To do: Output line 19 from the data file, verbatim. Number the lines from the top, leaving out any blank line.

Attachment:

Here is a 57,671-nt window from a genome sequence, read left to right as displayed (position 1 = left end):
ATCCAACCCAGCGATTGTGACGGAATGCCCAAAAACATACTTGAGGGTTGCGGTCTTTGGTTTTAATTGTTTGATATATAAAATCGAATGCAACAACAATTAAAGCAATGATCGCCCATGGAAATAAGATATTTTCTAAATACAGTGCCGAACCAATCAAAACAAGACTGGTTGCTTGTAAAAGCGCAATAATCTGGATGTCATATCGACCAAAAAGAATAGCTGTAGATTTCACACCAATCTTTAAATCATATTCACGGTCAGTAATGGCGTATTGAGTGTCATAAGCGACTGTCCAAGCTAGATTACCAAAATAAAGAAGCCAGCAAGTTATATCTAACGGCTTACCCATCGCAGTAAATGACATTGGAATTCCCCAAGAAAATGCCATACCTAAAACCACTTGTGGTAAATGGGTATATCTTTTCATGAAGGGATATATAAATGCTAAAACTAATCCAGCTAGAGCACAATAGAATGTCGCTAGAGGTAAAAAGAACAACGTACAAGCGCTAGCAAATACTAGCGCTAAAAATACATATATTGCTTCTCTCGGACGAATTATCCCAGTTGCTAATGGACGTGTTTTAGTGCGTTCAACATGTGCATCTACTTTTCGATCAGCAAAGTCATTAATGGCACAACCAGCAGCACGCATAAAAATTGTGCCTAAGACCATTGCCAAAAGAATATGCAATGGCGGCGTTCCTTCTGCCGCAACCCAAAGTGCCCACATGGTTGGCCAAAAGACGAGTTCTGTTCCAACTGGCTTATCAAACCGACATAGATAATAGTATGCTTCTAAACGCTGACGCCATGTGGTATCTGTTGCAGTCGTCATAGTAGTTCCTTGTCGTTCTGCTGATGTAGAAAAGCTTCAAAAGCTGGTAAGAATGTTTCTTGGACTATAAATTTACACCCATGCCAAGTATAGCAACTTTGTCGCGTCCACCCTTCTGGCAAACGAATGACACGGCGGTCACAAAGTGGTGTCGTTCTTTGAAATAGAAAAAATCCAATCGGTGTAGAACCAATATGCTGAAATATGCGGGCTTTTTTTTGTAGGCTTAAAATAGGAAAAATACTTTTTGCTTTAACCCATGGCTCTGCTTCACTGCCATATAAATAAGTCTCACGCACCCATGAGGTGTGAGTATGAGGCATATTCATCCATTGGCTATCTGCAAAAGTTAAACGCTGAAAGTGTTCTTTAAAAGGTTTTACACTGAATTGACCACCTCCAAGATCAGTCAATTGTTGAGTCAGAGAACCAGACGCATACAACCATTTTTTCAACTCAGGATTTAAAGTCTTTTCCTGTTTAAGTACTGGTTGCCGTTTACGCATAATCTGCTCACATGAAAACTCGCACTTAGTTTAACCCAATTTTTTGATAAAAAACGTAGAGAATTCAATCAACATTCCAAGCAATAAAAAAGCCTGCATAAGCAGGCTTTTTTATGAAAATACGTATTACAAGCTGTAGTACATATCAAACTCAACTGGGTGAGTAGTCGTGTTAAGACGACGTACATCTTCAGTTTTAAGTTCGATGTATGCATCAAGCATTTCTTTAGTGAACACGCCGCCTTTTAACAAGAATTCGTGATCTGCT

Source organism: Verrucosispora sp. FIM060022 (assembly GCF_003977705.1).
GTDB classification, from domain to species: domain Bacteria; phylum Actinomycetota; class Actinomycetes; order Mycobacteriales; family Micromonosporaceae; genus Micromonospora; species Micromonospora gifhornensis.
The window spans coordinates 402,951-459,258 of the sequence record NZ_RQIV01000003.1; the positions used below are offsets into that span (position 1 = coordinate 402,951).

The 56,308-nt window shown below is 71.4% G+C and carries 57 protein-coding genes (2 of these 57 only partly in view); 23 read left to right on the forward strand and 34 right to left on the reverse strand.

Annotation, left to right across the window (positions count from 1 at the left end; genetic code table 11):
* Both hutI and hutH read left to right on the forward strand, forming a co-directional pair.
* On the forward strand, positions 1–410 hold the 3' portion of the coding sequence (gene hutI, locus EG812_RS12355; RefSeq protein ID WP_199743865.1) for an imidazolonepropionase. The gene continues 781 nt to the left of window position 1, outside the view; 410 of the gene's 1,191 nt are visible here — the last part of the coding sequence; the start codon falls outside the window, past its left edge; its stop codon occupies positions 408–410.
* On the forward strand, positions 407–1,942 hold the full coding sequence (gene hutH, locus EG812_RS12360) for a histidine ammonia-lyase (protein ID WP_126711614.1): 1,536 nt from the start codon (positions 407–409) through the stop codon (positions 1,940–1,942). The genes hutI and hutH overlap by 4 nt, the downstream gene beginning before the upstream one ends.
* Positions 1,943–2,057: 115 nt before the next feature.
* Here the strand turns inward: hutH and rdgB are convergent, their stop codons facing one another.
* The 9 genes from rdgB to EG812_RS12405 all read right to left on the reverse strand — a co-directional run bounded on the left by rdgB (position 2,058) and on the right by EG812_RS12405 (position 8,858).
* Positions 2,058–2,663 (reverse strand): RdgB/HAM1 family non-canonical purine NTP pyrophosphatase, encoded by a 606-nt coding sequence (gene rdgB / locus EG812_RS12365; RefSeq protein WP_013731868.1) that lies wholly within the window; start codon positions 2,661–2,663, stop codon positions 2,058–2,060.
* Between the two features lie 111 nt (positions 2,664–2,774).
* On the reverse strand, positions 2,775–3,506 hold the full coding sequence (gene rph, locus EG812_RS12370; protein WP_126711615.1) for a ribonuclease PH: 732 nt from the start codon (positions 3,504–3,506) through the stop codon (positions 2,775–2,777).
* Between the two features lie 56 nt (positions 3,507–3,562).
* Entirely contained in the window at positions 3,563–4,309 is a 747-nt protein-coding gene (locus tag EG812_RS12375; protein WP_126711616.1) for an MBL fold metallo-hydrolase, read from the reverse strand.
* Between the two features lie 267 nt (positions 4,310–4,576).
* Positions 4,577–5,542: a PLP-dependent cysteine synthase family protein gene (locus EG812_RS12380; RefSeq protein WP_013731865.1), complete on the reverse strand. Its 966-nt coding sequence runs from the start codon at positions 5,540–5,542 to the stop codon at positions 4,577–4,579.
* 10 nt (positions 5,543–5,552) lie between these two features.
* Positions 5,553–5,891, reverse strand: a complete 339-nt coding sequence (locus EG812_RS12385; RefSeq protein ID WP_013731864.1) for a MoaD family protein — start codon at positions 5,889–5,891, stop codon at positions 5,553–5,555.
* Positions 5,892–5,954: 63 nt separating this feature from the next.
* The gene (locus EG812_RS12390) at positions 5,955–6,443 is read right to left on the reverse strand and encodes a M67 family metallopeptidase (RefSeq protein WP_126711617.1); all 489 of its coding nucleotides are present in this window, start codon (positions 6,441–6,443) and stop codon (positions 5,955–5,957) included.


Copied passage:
* Between the two features lie 267 nt (positions 4,310–4,576).